Wageningen : Wageningen UR - Food & Biobased Research (Report / Wageningen UR Food & Biobased Research 1477) - ISBN 9789461739926
agro-industriële ketens - ketenmanagement - logistiek - biobased economy - chemie op basis van biologische grondstoffen - productiemogelijkheden - oekraïne - agro-industrial chains - supply chain management - logistics - biobased economy - biobased chemistry - production possibilities - ukraine
Setting up biobased production chains, from biomass feedstock to final biobased product (energy, chemicals, materials) is a complicated process in which a whole range of decisions have to be made. Choices include what feedstocks to use, arranging logistics and most important of all the locating facilities to compact and dewater and convert the biomass into intermediates and final products. Choices depend on the local conditions and factors such as the economy-of-scale of intermediate steps and are complicated by the fact that biomass is produced dispersed ( a low density per area) and is almost by definition bulky, low in energy density and generally contains considerable amounts of water. Also other aspects such as (local and international) market demands, regulations and competing applications for biomass feedstocks are relevant aspects. The objective of this study was to develop an overview of possibilities, choices and trade-offs for production and trading of biobased commodities (e.g. raw materials and biobased chemical “building blocks”) and fuels that may guide project developers and decision makers in the development of business cases.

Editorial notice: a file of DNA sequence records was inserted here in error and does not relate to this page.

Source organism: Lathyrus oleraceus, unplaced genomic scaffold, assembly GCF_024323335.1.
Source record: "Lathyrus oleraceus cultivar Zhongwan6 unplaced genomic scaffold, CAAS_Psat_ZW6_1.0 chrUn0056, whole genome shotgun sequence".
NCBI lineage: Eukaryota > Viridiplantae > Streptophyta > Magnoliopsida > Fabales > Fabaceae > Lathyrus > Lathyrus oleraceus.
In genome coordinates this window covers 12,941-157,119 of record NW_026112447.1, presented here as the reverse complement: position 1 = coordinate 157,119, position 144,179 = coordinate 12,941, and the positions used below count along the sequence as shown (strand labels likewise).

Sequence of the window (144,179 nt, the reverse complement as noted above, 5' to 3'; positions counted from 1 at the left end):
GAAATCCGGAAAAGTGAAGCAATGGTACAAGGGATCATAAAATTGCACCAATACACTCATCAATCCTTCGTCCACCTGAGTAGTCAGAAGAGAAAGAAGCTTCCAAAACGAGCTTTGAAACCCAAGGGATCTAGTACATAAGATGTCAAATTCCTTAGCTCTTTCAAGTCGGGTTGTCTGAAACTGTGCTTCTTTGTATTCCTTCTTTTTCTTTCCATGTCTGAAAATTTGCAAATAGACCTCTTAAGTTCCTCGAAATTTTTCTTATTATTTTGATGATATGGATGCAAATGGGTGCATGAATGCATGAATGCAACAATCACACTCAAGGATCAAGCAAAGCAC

Switchgrass Ukraine : overview of switchgrass research and guidelines
Elbersen, H.W. ; Kulyk, M. ; Poppens, R.P. ; Lesschen, J.P. ; Kraisvitnii, P. ; Galytska, M. ; Rii, O. ; Roik, M.V. ; Kurylo, V.L. ; Morozov, O.V. ; Smirnykh, V.M. ; Gorobets, A.M. ; Gerasymenko, O.V. - \ 2013
Wageningen : Wageningen UR - Food & Biobased Research - 26
brandstofgewassen - panicum virgatum - biomassa productie - teelt - cultuurmethoden - veldproeven - oekraïne - biobased economy - proeven op proefstations - fuel crops - panicum virgatum - biomass production - cultivation - cultural methods - field tests - ukraine - biobased economy - station tests
Between 2008 and 2013 switchgrass experiments have been conducted in Ukraine which have showed what varieties are locally adapted, how switchgrass can be established, what yields may be expected, what row space should be used, what seeding rate is optimal, etc. In the experiments the Ukrainian experts have gained much experience in establishing switchgrass and in management of switchgrass. This has made it possible to make a description of switchgrass management in Ukraine and to establish with success large fields. Further information is still needed, especially with respect to efficient harvesting on a larger scale and storage and conversion into pellets and conversion to energy.